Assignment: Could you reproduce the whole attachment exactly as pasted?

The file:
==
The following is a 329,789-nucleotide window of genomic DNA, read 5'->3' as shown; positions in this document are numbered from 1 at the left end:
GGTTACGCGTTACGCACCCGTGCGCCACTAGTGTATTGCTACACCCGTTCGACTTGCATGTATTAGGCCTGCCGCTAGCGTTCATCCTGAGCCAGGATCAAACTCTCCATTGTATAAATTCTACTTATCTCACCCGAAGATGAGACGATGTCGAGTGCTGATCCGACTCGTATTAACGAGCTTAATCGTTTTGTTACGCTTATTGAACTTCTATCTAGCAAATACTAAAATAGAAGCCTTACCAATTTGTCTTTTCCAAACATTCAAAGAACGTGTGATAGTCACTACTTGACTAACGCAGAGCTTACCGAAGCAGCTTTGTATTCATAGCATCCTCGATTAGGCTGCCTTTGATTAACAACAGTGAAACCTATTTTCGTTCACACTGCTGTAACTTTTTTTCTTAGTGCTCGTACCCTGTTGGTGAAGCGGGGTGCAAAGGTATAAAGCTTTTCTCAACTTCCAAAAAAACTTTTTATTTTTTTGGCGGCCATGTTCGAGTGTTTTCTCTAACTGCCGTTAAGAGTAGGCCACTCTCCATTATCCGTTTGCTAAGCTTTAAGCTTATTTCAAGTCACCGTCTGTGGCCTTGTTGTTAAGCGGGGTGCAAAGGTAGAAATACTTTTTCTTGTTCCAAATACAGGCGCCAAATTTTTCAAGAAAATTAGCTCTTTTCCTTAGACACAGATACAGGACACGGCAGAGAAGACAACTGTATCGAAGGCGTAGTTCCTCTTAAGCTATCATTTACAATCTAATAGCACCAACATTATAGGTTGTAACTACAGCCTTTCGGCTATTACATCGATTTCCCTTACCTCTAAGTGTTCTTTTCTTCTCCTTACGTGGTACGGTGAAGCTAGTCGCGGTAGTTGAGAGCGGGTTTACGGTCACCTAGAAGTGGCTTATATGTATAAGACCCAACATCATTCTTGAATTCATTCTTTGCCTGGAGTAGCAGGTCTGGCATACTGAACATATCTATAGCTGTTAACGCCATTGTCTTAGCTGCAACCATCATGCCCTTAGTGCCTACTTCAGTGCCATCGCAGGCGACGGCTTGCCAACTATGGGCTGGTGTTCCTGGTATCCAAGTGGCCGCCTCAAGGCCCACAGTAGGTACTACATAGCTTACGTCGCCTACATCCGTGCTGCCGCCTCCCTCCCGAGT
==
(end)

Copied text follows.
The following is a 329,789-nucleotide window of genomic DNA, read 5'->3' as shown; positions in this document are numbered from 1 at the left end:
GGTTACGCGTTACGCACCCGTGCGCCACTAGTGTATTGCTACACCCGTTCGACTTGCATGTATTAGGCCTGCCGCTAGCGTTCATCCTGAGCCAGGATCAAACTCTCCATTGTATAAATTCTACTTATCTCACCCGAAGATGAGACGATGTCGAGTGCTGATCCGACTCGTATTAACGAGCTTAATCGTTTTGTTACGCTTATTGAACTTCTATCTAGCAAATACTAAAATAGAAGCCTTACCAATTTGTCTTTTCCAAACATTCAAAGAACGTGTGATAGTCACTACTTGACTAACGCAGAGCTTACCGAAGCAGCTTTGTATTCATAGCATCCTCGATTAGGCTGCCTTTGATTAACAACAGTGAAACCTATTTTCGTTCACACTGCTGTAACTTTTTTTCTTAGTGCTCGTACCCTGTTGGTGAAGCGGGGTGCAAAGGTATAAAGCTTTTCTCAACTTCCAAAAAAACTTTTTATTTTTTTGGCGGCCATGTTCGAGTGTTTTCTCTAACTGCCGTTAAGAGTAGGCCACTCTCCATTATCCGTTTGCTAAGCTTTAAGCTTATTTCAAGTCACCGTCTGTGGCCTTGTTGTTAAGCGGGGTGCAAAGGTAGAAATACTTTTTCTTGTTCCAAATACAGGCGCCAAATTTTTCAAGAAAATTAGCTCTTTTCCTTAGACACAGATACAGGACACGGCAGAGAAGACAACTGTATCGAAGGCGTAGTTCCTCTTAAGCTATCATTTACAATCTAATAGCACCAACATTATAGGTTGTAACTACAGCCTTTCGGCTATTACATCGATTTCCCTTACCTCTAAGTGTTCTTTTCTTCTCCTTACGTGGTACGGTGAAGCTAGTCGCGGTAGTTGAGAGCGGGTTTACGGTCACCTAGAAGTGGCTTATATGTATAAGACCCAACATCATTCTTGAATTCATTCTTTGCCTGGAGTAGCAGGTCTGGCATACTGAACATATCTATAGCTGTTAACGCCATTGTCTTAGCTGCAACCATCATGCCCTTAGTGCCTACTTCAGTGCCATCGCAGGCGACGGCTTGCCAACTATGGGCTGGTGTTCCTGGTATCCAAGTGGCCGCCTCAAGGCCCACAGTAGGTACTACATAGCTTACGTCGCCTACATCCGTGCTGCCGCCTCCCTCCCGAGT